2.3 Thermodynamics of the liquid–particle interface
The discussion presented in Sect. 1.1 suggests that the immersed particle enhances order near the particle–liquid interface, lowering the energy required to nucleate ice. The vicinal layer is thus described as a solution of hypothetical ice-like (IL) and liquid-like (LL) regions, with Gibbs free energy, given by
where and are the chemical potentials of the LL and IL species within the solution, respectively, and ζ is the fraction of IL regions in the layer. Increased order is represented by a higher fraction of IL regions, hence higher ζ. Equation (18) can also be written in terms of the chemical potentials of the “pure” LL and IL species, μLL and μIL, respectively, in the form
where is the Gibbs energy of mixing. For a mechanical mixture of pure LL and IL species, ΔGmix=0, whereas for an ideal solution, ΔGmix is determined by the ideal entropy of mixing (Prausnitz et al., 1998). Reorganizing Eq. (19) we obtain,
where aw,eff is termed the “effective water activity” and is the value of aw associated with the LL regions in the vicinal water, and aIL is the water activity in the IL regions. Assuming that, similarly to bulk ice, the solute does not significantly partition to the IL phase, then aIL≈1. With this, and by combining Eq. (21) and Eq. (22) and rearranging, we obtain
The central assumption behind Eq. (23) is that aw,eq corresponds to the equilibrium water activity between liquid and ice, or in other words, that near equilibrium Δμil≈Δμs. In reality Δμs corresponds to actual liquid and ice, instead of the hypothetical LL and IL substances. This difference can be accounted for by selecting a proper functional form for ΔGmix, for which several empirical and semi-empirical interaction models, with varying degrees of complexity, exist (Prausnitz et al., 1998). In this work it is assumed that the vicinal water can be described as a regular solution. This is the simplest model that accounts for the interaction between solvent and solute during mixing and that is flexible enough to include corrections for the difference between Δμs and Δμil. Using this model Holten et al. (2013) were able to approximate the chemical potential of supercooled water. The authors also showed that taking into account clustering of water molecules led to a better agreement of the estimated water properties with MD simulations and experimental results.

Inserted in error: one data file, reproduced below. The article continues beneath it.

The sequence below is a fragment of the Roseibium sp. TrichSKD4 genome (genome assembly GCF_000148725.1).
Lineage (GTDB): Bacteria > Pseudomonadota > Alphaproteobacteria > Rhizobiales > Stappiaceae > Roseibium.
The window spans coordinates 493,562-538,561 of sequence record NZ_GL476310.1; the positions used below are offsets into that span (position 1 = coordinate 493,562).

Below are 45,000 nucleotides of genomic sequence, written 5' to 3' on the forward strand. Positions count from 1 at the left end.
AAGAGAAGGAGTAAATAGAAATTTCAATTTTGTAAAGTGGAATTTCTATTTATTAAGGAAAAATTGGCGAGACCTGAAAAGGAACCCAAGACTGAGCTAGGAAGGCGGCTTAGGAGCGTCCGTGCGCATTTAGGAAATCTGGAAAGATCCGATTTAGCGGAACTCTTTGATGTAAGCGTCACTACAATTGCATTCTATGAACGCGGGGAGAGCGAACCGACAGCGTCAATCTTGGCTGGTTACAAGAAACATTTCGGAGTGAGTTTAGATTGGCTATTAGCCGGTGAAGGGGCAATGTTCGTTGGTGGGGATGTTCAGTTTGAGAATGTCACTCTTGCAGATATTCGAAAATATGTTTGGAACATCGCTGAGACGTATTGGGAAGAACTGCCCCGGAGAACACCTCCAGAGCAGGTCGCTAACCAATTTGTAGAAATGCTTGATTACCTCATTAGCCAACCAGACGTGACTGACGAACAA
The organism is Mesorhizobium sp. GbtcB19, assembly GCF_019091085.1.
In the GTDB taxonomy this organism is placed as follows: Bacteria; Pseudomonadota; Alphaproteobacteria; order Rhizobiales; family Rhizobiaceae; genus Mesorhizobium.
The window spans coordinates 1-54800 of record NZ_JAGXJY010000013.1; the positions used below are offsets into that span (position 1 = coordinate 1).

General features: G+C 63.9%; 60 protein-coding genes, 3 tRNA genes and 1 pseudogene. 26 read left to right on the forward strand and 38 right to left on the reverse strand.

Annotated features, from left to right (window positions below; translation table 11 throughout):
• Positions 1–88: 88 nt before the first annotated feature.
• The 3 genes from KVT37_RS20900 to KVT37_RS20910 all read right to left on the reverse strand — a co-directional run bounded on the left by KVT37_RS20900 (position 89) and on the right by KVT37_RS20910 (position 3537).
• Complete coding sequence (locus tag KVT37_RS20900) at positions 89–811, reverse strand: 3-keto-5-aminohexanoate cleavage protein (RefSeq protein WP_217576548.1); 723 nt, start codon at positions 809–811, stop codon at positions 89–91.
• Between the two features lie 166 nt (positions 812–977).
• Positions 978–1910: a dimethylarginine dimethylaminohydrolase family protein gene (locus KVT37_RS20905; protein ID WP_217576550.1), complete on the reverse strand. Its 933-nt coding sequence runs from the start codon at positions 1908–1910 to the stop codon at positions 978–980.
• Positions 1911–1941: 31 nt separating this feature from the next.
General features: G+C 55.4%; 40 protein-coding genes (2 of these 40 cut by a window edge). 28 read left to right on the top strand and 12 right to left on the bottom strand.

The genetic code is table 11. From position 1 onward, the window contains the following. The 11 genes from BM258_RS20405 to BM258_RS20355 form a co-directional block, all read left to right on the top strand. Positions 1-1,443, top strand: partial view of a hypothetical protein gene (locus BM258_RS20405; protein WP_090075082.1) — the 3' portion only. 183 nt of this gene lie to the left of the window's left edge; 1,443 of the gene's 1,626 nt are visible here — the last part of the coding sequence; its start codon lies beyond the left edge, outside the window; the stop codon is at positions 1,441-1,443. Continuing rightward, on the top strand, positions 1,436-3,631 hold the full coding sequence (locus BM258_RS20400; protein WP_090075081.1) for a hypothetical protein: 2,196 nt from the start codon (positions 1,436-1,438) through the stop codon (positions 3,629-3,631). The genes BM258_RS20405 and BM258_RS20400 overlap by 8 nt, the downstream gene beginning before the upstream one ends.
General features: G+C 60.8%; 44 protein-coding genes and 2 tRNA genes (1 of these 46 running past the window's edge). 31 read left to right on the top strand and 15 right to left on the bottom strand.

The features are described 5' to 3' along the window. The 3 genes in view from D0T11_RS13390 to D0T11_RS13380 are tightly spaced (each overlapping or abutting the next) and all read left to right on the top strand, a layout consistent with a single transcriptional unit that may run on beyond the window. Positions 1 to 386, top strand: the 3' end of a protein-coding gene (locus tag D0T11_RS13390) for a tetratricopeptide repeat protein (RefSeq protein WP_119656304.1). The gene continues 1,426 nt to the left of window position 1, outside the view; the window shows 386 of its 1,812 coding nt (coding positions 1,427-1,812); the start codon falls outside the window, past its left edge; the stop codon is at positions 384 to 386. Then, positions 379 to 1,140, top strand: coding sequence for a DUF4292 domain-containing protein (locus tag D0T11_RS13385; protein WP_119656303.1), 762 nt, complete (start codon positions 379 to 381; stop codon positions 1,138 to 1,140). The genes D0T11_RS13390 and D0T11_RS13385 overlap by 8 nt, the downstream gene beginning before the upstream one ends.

The first term on the right-hand side corresponds to the usual definition of the ideal entropy of mixing, i.e., random ideal mixing and weak interaction between IL and LL regions, modified to account for clustering in groups of N molecules. N=6 corresponds to clustering in hexamers and is near the optimum fit between MD simulations and the solution model (Holten et al., 2013). It must be noted that Holten et al. (2013) recommended an alternative model termed “athermal solution”, where nonideality is ascribed to entropy changes upon mixing. In vicinal water some evidence points to nonideality originating from enthalpy changes near the particle (Etzler, 1983); hence a regular solution is more appropriate in this case. For N=6 the difference between the two models is negligible (Holten et al., 2013).